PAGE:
We are saddened to announce the death of Professor Emeritus Richard Steinhardt.

Rick received his Ph.D. from Columbia University in 1966 and spent a year as a postdoctoral fellow at Cambridge University before joining the Berkeley faculty in July 1967 as an Assistant Professor in the Department of Zoology. During 1979-80 he was appointed as a Miller Professor, and in 1981 he was named an Overseas Fellow of Churchill College, Cambridge. Rick was elected a Fellow of the American Association for the Advancement of Science in 1992. He retired June 30, 2005.

Rick was a neurobiologist who worked in the area of cellular and developmental physiology using molecular, biophysical and cell biological approaches to understand how intracellular signals control cell structure and function. He was affiliated with the Helen Wills Neuroscience Institute for a number of years.

Rick had wide-ranging scientific interests, and he had an impressive ability to enter new fields of investigation and immediately make important contributions. Many of these investigations involved determining how cytosolic calcium was used to regulate cellular functions. During his postdoctoral year he collaborated with Peter Baker and Alan Hodgkin in the discovery of Na/Ca exchange in neurons, a mechanism that was later determined to be critically important for regulating neurotransmitter release, heart muscle contraction and visual transduction. At Berkeley, Rick formed fruitful collaborations with Robert Zucker and Roger Tsien to help in developing new optical methods for measuring cytosolic calcium concentrations and then use these methods to identify the critical roles of calcium in activation of oocytes following fertilization and in regulation of cell division during mitosis. Later work with his wife Janet Alderton and others identified the roles of calcium in other cellular functions. They discovered that many of the pathologies associated with muscular dystrophy could be attributed to an abnormally elevated leak of calcium into skeletal muscle cells. They also found that when the plasma membrane of most any cell is wounded, it has the capacity to seal itself, and that calcium and calcium-regulated cytoskeleton and organelle fusion were involved in this most basic cell function. These discoveries were published in many highly visible and oft-quoted papers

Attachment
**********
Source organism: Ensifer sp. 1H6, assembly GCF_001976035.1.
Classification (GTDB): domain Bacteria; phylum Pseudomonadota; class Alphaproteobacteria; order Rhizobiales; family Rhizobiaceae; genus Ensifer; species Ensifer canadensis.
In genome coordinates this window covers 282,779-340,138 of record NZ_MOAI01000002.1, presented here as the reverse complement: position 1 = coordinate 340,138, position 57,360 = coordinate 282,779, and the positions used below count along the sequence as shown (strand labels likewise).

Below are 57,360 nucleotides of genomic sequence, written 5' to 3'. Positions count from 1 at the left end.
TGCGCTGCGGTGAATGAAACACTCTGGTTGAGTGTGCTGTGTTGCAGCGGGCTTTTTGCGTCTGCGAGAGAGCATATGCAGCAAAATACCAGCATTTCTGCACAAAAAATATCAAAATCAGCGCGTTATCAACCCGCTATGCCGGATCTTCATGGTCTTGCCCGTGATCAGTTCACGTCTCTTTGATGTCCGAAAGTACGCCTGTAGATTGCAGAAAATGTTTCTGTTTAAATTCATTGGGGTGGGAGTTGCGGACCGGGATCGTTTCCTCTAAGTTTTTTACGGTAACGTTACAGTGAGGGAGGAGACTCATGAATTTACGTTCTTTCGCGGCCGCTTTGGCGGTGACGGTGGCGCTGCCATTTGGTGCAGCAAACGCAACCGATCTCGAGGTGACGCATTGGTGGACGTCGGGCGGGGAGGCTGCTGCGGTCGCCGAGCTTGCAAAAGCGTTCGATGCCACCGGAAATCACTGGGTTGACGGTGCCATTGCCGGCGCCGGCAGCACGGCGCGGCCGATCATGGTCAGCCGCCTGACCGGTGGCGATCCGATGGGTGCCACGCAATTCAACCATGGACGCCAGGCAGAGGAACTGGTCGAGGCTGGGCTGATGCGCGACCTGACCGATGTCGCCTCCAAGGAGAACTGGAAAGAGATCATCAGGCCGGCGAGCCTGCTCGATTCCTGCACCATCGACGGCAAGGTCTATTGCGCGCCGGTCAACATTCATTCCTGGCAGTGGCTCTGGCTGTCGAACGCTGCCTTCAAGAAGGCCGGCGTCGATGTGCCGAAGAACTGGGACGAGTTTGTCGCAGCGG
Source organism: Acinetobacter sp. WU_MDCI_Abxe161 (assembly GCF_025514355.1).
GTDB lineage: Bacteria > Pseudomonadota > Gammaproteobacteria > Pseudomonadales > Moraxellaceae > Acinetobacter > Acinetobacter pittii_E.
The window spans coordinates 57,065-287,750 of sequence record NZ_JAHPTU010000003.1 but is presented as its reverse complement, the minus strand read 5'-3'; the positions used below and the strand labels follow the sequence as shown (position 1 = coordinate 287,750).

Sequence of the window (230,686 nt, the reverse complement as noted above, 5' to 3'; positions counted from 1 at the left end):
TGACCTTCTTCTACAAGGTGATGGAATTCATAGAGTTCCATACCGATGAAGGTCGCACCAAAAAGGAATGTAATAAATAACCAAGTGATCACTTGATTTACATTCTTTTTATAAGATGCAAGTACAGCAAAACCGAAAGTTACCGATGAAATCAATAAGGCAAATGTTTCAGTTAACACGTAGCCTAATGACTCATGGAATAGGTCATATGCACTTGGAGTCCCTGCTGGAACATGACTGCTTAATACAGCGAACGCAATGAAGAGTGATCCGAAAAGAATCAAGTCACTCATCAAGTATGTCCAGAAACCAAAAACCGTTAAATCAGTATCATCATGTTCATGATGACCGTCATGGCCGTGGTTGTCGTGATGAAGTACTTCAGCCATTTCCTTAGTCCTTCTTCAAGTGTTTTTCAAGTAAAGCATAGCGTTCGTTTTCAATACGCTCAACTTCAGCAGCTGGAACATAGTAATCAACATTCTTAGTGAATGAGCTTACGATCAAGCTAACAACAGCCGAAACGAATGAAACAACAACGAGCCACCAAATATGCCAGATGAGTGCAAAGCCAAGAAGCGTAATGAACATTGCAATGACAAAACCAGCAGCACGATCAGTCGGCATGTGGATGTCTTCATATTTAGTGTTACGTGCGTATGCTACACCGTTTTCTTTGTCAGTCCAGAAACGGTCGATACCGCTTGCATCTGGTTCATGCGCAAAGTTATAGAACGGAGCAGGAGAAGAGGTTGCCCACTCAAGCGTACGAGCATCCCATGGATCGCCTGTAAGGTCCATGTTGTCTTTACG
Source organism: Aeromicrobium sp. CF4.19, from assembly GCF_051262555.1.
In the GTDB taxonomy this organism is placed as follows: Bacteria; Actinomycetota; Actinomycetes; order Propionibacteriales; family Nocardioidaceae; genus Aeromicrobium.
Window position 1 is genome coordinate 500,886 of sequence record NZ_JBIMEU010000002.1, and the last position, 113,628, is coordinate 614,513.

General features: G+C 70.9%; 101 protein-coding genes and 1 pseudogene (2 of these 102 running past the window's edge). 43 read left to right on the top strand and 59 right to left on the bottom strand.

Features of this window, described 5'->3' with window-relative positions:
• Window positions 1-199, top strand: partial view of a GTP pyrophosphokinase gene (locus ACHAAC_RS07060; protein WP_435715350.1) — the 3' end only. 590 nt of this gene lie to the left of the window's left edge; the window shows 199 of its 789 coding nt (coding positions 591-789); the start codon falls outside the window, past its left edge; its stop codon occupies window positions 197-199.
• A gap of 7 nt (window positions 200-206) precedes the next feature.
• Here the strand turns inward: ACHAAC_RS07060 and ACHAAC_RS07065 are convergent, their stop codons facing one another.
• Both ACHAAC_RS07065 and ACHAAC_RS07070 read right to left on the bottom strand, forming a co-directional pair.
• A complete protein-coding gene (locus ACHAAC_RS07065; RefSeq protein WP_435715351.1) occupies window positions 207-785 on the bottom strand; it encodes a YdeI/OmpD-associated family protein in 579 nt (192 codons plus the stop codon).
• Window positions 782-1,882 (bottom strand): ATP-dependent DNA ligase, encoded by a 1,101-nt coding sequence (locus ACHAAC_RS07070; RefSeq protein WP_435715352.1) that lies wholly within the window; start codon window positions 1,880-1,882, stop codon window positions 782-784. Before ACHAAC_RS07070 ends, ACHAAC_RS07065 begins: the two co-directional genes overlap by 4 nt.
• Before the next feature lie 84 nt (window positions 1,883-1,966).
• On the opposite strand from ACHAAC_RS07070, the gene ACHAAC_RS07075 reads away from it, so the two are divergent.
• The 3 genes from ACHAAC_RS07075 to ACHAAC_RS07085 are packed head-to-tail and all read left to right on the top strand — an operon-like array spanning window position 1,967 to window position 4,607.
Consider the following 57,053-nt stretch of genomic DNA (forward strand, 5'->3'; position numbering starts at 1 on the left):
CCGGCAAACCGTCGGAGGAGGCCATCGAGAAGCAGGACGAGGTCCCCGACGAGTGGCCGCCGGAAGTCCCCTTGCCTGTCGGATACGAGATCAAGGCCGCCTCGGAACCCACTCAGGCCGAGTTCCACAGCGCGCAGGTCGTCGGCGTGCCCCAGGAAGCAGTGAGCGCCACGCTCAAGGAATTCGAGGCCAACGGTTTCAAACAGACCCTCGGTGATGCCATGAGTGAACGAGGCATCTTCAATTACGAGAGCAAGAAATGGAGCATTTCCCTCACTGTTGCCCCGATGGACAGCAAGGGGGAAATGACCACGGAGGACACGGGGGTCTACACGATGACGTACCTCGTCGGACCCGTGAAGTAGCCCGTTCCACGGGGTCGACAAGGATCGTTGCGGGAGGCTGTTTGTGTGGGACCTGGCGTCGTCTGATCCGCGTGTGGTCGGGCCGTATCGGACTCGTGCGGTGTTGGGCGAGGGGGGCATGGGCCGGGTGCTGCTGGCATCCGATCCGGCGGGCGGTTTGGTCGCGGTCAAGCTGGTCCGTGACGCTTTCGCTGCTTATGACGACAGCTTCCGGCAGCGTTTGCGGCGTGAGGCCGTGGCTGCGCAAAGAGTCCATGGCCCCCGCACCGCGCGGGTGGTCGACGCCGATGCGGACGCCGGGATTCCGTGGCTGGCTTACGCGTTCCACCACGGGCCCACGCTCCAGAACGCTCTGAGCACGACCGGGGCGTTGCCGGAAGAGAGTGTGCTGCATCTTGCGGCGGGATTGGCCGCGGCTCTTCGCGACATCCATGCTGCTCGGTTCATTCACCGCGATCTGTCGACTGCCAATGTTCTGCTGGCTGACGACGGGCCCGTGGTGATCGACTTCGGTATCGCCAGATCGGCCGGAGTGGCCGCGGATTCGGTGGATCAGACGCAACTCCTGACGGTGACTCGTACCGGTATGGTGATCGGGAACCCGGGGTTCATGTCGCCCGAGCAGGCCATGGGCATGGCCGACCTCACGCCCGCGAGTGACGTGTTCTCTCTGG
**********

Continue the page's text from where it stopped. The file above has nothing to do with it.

Rick's career at Berkeley was also characterized by his vigorous and forthright involvement in academic administration (e.g., Academic Senate Committee on Committees and the Committee on Research), often from a background position as an individual commentator or a member or chair of a committee. His sometimes blunt but invariably constructive ideas and criticism were almost always totally correct, frequently way ahead of those of his colleagues, and often prescient. He put his notions of what was best for the institution above his own interests.

Rick was also known for a gruff exterior that sometimes obscured his good-hearted and friendly nature. You could always count on hearing interesting and engaging facts and ideas during any conversation.

Among Rick’s many extracurricular interests were flying, (he was a licensed pilot), and boating. He was never more relaxed than when piloting his boat on the San Francisco Bay. Following his retirement, Rick and Janet moved to Orcas Island in the San Juans where he became an accomplished photographer and indulged his passion for boating.

He will be missed.